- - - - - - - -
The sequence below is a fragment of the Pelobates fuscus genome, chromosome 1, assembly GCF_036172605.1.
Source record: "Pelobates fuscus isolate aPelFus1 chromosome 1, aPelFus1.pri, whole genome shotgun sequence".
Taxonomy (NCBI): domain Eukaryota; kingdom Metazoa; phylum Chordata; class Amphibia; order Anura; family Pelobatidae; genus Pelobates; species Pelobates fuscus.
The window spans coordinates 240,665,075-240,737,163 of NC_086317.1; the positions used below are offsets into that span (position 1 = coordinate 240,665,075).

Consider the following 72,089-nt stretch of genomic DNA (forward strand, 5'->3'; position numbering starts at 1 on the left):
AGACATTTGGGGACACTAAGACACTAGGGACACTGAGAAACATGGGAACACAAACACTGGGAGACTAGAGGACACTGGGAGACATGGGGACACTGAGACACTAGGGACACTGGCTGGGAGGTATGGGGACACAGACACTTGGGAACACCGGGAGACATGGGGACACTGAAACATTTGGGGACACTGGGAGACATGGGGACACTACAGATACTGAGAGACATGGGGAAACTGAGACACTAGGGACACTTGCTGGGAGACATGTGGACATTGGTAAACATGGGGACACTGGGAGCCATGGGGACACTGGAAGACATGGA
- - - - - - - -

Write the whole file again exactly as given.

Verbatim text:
The sequence below is a fragment of the Pelobates fuscus genome, chromosome 1, assembly GCF_036172605.1.
Source record: "Pelobates fuscus isolate aPelFus1 chromosome 1, aPelFus1.pri, whole genome shotgun sequence".
Taxonomy (NCBI): domain Eukaryota; kingdom Metazoa; phylum Chordata; class Amphibia; order Anura; family Pelobatidae; genus Pelobates; species Pelobates fuscus.
The window spans coordinates 240,665,075-240,737,163 of NC_086317.1; the positions used below are offsets into that span (position 1 = coordinate 240,665,075).

Consider the following 72,089-nt stretch of genomic DNA (forward strand, 5'->3'; position numbering starts at 1 on the left):
AGACATTTGGGGACACTAAGACACTAGGGACACTGAGAAACATGGGAACACAAACACTGGGAGACTAGAGGACACTGGGAGACATGGGGACACTGAGACACTAGGGACACTGGCTGGGAGGTATGGGGACACAGACACTTGGGAACACCGGGAGACATGGGGACACTGAAACATTTGGGGACACTGGGAGACATGGGGACACTACAGATACTGAGAGACATGGGGAAACTGAGACACTAGGGACACTTGCTGGGAGACATGTGGACATTGGTAAACATGGGGACACTGGGAGCCATGGGGACACTGGAAGACATGGA